More than 150 economists tell Congress: More relief needed to avoid ‘prolonged suffering’ and ‘stunted economic growth’
Led by Ben Bernanke, Heather Boushey, and Cecilia Rouse, statement endorsers include two former chairs of the Federal Reserve, four former chairs of the Council of Economic Advisers, and two Nobel laureates, among others
FOR IMMEDIATE RELEASE
Erica Handloff, 202-746-5747
WASHINGTON – Today, the Washington Center for Equitable Growth released a statement imploring Congress to immediately pass a “multifaceted relief bill of a magnitude commensurate with the challenges our economy faces.” Led by Ben Bernanke, former chair of the Federal Reserve and distinguished fellow in residence at The Brookings Institution, Heather Boushey, president and CEO of the Washington Center for Equitable Growth, and Cecilia Rouse, dean of the Woodrow Wilson School of Public and International Affairs at Princeton University, the statement is endorsed by more than 150 scholars, including two former chairs of the Federal Reserve, four former chairs of the Council of Economic Advisers, and two Nobel laureates, among others.
Congress and the Federal Reserve have each provided unprecedented levels of economic support for those affected by the coronavirus recession, but the endorsers underscore the need for additional legislation. This relief will help avoid prolonged suffering, particularly in Black, Latinx, and Native American communities, all of which are disproportionately affected by both the public health and economic crises.
According to the endorsers, new legislation should provide, at a minimum, “continued support for the unemployed, new assistance to states and localities, investments in programs that preserve the employer-employee relationship, and additional aid to stabilize aggregate demand.” The signers also emphasize that “an adequate response must be large, commensurate with the nearly $16 trillion nominal output gap our economy faces over the next decade.”
A full list of signers is available here.
Following is the full text of the statement:
Dear Majority Leader McConnell, Minority Leader Schumer, Speaker Pelosi, and Minority Leader McCarthy:
The novel coronavirus outbreak has unleashed a recession that is unprecedented in the speed and severity of its decline. Since February, 1 in 5 workers has applied for unemployment benefits. And among people who were working in February, almost 40 percent of those in households making less than $40,000 a year had lost a job in March.
These parallel health and economic crises are especially damaging to many communities of color in the United States. Black, Latinx and Native American families are bearing a greater share of COVID-19 deaths and also face higher rates of unemployment than their White counterparts. Over the past 30 years, Black Americans have consistently faced unemployment rates twice as high as those for White Americans and are particularly hard hit during economic downturns. Evidence from the Great Recession indicates that a prolonged economic downturn will seriously damage the economic opportunities and wealth accumulation of all Americans, but especially of families of color.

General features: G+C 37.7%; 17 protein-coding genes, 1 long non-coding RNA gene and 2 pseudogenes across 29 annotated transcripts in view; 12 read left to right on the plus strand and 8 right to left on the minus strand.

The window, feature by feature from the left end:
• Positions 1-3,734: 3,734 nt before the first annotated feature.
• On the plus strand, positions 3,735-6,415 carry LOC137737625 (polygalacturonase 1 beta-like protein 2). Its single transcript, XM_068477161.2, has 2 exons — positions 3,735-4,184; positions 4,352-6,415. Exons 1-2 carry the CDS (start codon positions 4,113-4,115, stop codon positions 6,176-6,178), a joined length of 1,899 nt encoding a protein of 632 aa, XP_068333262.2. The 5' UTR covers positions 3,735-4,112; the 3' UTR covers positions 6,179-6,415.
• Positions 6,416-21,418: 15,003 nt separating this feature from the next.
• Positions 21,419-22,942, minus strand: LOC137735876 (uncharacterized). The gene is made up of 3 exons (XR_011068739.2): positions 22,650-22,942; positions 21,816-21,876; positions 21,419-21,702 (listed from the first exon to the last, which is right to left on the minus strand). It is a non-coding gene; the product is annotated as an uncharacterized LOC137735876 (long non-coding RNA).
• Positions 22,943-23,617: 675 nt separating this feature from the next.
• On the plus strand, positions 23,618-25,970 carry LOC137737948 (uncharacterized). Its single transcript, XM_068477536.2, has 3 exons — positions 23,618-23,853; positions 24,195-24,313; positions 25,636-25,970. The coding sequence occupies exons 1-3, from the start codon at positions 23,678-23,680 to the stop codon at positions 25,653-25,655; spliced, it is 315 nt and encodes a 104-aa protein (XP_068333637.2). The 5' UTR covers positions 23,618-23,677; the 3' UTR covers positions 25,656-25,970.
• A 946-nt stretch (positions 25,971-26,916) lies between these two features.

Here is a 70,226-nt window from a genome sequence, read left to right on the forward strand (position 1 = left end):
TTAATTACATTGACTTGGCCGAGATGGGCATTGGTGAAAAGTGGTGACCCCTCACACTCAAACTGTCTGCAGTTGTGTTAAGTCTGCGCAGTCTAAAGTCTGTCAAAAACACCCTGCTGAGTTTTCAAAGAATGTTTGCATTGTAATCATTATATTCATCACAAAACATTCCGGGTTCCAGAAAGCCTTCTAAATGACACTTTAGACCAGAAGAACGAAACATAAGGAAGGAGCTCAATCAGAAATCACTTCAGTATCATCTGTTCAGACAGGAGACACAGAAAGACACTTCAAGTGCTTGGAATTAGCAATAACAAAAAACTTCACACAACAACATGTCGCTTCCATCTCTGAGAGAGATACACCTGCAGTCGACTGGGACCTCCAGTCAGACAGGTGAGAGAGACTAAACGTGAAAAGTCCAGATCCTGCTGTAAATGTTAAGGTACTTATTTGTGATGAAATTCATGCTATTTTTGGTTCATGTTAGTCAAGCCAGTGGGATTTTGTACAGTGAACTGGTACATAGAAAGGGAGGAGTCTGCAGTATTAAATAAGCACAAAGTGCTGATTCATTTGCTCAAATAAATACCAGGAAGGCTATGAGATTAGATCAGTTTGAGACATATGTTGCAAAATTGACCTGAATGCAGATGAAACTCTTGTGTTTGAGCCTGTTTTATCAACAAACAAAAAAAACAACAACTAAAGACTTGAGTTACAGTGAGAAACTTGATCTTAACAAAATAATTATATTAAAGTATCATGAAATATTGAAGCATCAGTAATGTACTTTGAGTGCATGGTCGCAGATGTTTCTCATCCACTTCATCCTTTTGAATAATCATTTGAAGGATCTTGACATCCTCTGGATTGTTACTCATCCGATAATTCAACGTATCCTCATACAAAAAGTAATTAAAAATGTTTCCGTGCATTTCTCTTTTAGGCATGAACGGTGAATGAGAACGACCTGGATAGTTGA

Policymakers in Congress and the Federal Reserve responded to this crisis with unprecedented levels of economic support for those affected, but more needs to be done. If Congress fails to act, state and local governments face potentially disastrous budget shortfalls, and the Congressional Budget Office estimates the unemployment rate will likely be more than 11 percent at the end of the year.
Congress must pass another economic recovery package before most of the support in the CARES Act expires this summer. Given current projections of economic need, this new bill should provide, at a minimum, continued support for the unemployed, new assistance to states and localities, investments in programs that preserve the employer-employee relationship, and additional aid to stabilize aggregate demand. While the signers of this letter have different views on the optimal size and composition of the package, we all agree that an adequate response must be large, commensurate with the nearly $16 trillion nominal output gap our economy faces over the next decade, according to CBO estimates.
A full economic recovery will remain dependent on the public health situation, including efforts to develop effective therapeutics or vaccines. Insufficiently bold congressional policy responses to the Great Recession unnecessarily prolonged suffering and stunted economic growth. Congress should not make this mistake again. As Jerome Powell, the chair of the Federal Reserve, warns, the economic outlook is “highly uncertain and subject to significant downside risk.” In the opinions of the undersigned, Congress should address this risk, and the already occurring economic damage, by passing, as soon as possible, a multifaceted relief bill of a magnitude commensurate with the challenges our economy faces.
Dr. Ben Bernanke, Distinguished Fellow in Residence, Economic Studies Program, Brookings Institution
Dr. Heather Boushey,
President & CEO, Washington Center for Equitable Growth
Dr. Cecilia Rouse,
Dean, Woodrow Wilson School of Public and International Affairs, Princeton University
The Washington Center for Equitable Growth is a nonprofit research and grantmaking organization dedicated to advancing evidence-backed ideas and policies that promote strong, stable, and broad-based economic growth. For more information, see www.equitablegrowth.org and follow us on Twitter and Facebook @equitablegrowth.